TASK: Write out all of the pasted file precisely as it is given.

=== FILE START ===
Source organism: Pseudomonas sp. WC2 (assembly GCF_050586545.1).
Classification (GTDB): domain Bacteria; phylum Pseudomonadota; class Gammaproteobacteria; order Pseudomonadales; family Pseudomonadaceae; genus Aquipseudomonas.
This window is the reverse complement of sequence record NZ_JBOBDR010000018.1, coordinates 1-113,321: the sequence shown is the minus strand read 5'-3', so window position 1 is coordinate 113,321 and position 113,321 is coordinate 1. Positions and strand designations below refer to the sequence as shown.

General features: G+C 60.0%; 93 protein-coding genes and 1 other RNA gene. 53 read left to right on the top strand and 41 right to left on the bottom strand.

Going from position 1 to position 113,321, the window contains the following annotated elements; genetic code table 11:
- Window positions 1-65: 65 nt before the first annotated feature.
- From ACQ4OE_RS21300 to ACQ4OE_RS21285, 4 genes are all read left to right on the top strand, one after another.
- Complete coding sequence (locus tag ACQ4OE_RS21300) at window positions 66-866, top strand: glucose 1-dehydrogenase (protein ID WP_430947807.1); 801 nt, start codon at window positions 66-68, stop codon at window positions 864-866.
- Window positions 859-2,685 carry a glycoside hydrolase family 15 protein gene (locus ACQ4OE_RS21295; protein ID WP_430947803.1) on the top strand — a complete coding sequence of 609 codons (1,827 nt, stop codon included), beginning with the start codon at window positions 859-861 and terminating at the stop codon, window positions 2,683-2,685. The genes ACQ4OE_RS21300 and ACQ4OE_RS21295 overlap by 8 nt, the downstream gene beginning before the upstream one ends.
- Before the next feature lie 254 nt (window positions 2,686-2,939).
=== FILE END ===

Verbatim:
Source organism: Pseudomonas sp. WC2 (assembly GCF_050586545.1).
Classification (GTDB): domain Bacteria; phylum Pseudomonadota; class Gammaproteobacteria; order Pseudomonadales; family Pseudomonadaceae; genus Aquipseudomonas.
This window is the reverse complement of sequence record NZ_JBOBDR010000018.1, coordinates 1-113,321: the sequence shown is the minus strand read 5'-3', so window position 1 is coordinate 113,321 and position 113,321 is coordinate 1. Positions and strand designations below refer to the sequence as shown.

General features: G+C 60.0%; 93 protein-coding genes and 1 other RNA gene. 53 read left to right on the top strand and 41 right to left on the bottom strand.

Going from position 1 to position 113,321, the window contains the following annotated elements; genetic code table 11:
- Window positions 1-65: 65 nt before the first annotated feature.
- From ACQ4OE_RS21300 to ACQ4OE_RS21285, 4 genes are all read left to right on the top strand, one after another.
- Complete coding sequence (locus tag ACQ4OE_RS21300) at window positions 66-866, top strand: glucose 1-dehydrogenase (protein ID WP_430947807.1); 801 nt, start codon at window positions 66-68, stop codon at window positions 864-866.
- Window positions 859-2,685 carry a glycoside hydrolase family 15 protein gene (locus ACQ4OE_RS21295; protein ID WP_430947803.1) on the top strand — a complete coding sequence of 609 codons (1,827 nt, stop codon included), beginning with the start codon at window positions 859-861 and terminating at the stop codon, window positions 2,683-2,685. The genes ACQ4OE_RS21300 and ACQ4OE_RS21295 overlap by 8 nt, the downstream gene beginning before the upstream one ends.
- Before the next feature lie 254 nt (window positions 2,686-2,939).